The second count on which the jury convicted Sullivan was for misprision of a felony, or for working to cover up the 2016 breach from others, including executives at Uber. Prosecutors said Sullivan did this by paying $100,000 to the two hackers responsible for the breach, to keep them from making it public. Sullivan, working with other members of his security team, arranged for the hackers to receive payment via Uber's official bug bounty program and then got the hackers to sign a supplemental nondisclosure agreement (NDA), in essence to buy their silence. To receive the money the hackers agreed that they had not accessed any sensitive data at Uber, when, in fact, they had.

The bounty was the largest that Uber had ever paid researchers under its bug bounty program till that time. The supplemental NDA was also the first time that Uber had mandated such a requirement from bug hunters, prosecutors said in highlighting the lengths to which Sullivan went to conceal the breach. In their sentencing memorandum, prosecutors noted that Sullivan almost got away with his plan because knowledge of the FTC's investigation and of Uber's cybersecurity program existed within a silo at the company. Only a few people at the company knew of the significance of the breach, and had it not been for the arrival of a new CEO at Uber — Dara Khosrowshahi — in August 2017, the incident would have remained a secret, they noted.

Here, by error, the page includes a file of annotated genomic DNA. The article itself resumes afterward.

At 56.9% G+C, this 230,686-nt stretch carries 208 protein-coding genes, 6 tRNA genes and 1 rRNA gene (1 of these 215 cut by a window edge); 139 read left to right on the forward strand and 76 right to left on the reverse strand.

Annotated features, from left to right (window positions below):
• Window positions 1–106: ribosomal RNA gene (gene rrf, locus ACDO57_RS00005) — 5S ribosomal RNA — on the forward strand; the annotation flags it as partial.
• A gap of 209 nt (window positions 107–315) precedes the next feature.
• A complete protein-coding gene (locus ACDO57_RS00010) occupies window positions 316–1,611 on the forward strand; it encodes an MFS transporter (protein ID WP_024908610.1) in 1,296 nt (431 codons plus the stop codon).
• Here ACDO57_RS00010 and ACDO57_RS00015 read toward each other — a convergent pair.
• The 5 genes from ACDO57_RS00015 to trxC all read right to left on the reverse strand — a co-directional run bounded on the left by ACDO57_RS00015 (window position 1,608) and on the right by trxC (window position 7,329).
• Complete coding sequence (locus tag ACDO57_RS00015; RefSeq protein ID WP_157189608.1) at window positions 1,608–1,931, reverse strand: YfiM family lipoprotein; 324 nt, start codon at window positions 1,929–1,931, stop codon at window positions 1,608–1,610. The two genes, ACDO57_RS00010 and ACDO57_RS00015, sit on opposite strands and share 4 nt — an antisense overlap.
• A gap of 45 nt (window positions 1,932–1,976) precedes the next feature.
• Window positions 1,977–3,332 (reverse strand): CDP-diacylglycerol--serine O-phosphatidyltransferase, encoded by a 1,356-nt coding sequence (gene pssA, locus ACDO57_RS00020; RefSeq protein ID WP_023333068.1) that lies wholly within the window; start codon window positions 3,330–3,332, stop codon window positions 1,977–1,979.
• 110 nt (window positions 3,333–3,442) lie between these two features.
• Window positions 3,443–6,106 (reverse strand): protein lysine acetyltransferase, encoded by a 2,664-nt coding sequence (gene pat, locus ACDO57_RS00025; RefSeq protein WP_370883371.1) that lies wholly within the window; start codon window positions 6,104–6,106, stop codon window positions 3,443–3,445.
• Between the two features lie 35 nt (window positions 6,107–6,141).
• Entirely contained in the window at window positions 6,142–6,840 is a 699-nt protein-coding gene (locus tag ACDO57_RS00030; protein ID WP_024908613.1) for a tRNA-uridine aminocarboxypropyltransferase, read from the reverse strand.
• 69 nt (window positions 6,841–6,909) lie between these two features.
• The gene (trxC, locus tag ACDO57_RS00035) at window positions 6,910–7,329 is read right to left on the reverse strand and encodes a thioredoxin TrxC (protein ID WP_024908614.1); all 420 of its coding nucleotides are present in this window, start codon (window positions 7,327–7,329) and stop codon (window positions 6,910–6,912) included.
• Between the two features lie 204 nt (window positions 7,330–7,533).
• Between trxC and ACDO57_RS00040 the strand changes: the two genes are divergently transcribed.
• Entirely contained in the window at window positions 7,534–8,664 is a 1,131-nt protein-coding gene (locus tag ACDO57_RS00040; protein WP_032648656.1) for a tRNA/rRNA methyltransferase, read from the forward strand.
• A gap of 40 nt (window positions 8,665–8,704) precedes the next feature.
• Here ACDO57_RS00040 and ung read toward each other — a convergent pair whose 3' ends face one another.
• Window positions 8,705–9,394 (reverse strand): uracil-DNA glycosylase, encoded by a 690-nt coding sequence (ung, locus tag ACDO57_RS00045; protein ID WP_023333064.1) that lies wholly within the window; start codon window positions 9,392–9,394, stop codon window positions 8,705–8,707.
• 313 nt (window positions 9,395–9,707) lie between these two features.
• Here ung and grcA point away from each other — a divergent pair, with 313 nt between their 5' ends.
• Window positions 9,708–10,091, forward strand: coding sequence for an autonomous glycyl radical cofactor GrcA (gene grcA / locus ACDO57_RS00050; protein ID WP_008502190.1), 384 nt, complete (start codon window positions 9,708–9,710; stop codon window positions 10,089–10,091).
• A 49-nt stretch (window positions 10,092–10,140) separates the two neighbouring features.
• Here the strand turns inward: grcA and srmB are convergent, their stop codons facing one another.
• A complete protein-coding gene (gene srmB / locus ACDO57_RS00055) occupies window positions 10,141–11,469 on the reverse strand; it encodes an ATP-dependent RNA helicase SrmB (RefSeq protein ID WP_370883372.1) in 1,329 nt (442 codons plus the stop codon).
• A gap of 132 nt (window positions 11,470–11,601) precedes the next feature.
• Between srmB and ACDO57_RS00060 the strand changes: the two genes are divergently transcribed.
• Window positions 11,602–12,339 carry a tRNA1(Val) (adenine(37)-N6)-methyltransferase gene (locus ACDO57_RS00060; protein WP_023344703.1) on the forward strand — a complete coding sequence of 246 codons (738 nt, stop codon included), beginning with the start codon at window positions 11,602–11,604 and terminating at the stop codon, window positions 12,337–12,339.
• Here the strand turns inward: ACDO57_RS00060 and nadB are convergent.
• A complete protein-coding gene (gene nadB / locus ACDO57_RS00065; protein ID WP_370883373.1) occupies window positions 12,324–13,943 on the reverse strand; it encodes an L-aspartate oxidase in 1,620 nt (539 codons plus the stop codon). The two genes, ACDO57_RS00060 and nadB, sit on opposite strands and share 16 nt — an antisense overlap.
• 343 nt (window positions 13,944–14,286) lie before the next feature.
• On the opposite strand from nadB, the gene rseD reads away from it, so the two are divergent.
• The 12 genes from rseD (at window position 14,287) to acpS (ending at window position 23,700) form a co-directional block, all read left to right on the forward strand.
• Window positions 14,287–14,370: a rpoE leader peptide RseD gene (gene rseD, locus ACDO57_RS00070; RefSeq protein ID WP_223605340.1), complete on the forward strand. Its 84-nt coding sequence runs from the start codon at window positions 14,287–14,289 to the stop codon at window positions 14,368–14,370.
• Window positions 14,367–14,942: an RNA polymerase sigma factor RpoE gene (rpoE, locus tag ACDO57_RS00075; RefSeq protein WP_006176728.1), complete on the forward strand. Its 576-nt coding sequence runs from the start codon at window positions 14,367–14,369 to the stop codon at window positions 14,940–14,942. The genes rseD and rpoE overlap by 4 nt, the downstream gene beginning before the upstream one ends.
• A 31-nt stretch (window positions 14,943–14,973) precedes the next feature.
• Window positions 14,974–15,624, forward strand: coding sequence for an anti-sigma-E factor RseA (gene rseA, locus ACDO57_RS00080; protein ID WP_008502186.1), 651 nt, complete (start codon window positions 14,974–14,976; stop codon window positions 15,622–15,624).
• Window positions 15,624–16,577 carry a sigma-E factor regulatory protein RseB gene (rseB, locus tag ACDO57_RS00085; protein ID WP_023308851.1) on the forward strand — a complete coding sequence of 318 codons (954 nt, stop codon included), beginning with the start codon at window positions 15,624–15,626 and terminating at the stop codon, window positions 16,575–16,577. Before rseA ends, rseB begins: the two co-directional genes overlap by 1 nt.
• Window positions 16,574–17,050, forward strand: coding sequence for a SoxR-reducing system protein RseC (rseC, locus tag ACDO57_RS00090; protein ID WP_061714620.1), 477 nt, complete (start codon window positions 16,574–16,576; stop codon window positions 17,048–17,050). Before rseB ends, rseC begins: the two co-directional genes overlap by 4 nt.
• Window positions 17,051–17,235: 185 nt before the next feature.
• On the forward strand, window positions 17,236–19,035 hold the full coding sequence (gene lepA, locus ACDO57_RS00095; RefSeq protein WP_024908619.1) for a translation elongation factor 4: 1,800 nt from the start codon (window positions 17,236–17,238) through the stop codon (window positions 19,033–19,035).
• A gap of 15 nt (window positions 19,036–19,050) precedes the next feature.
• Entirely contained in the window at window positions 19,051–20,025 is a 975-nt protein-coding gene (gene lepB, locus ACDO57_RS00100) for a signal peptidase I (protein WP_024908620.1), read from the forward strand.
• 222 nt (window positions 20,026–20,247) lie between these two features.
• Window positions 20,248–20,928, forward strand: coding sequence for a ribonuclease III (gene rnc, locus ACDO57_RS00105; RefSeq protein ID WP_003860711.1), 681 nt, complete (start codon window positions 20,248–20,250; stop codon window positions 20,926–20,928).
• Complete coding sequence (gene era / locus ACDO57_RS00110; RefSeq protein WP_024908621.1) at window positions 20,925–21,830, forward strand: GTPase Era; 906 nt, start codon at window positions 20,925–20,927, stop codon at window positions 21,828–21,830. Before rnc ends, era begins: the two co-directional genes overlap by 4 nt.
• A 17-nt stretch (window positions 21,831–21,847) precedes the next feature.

Arguments for Probation

At Sullivan's trial last year Khosrowshahi said he fired Sullivan in 2017 after finding out the latter had attempted to mislead him in an email about the 2016 data breach. The Uber CEO said he decided to inform regulators of the incident because he felt Sullivan's decision not to disclose the breach "was the wrong decision."

In pleading for a probationary sentence, Sullivan's attorneys argued that prosecutors had overstated the implications of some of the former CISOs statement and actions. They noted that Sullivan had kept Travis Kalanick, Uber's CEO at the time, and some members of the Uber's legal team fully informed about what was going on (Kalanick resigned in 2017 under pressure from Uber shareholders on unrelated matters). Sullivan's lawyers also argued that the government had mischaracterized the reason for Sullivan obtaining the NDA from the hackers and said the real reason had to do with his wanting to ensure they would not release the sensitive data they had accessed.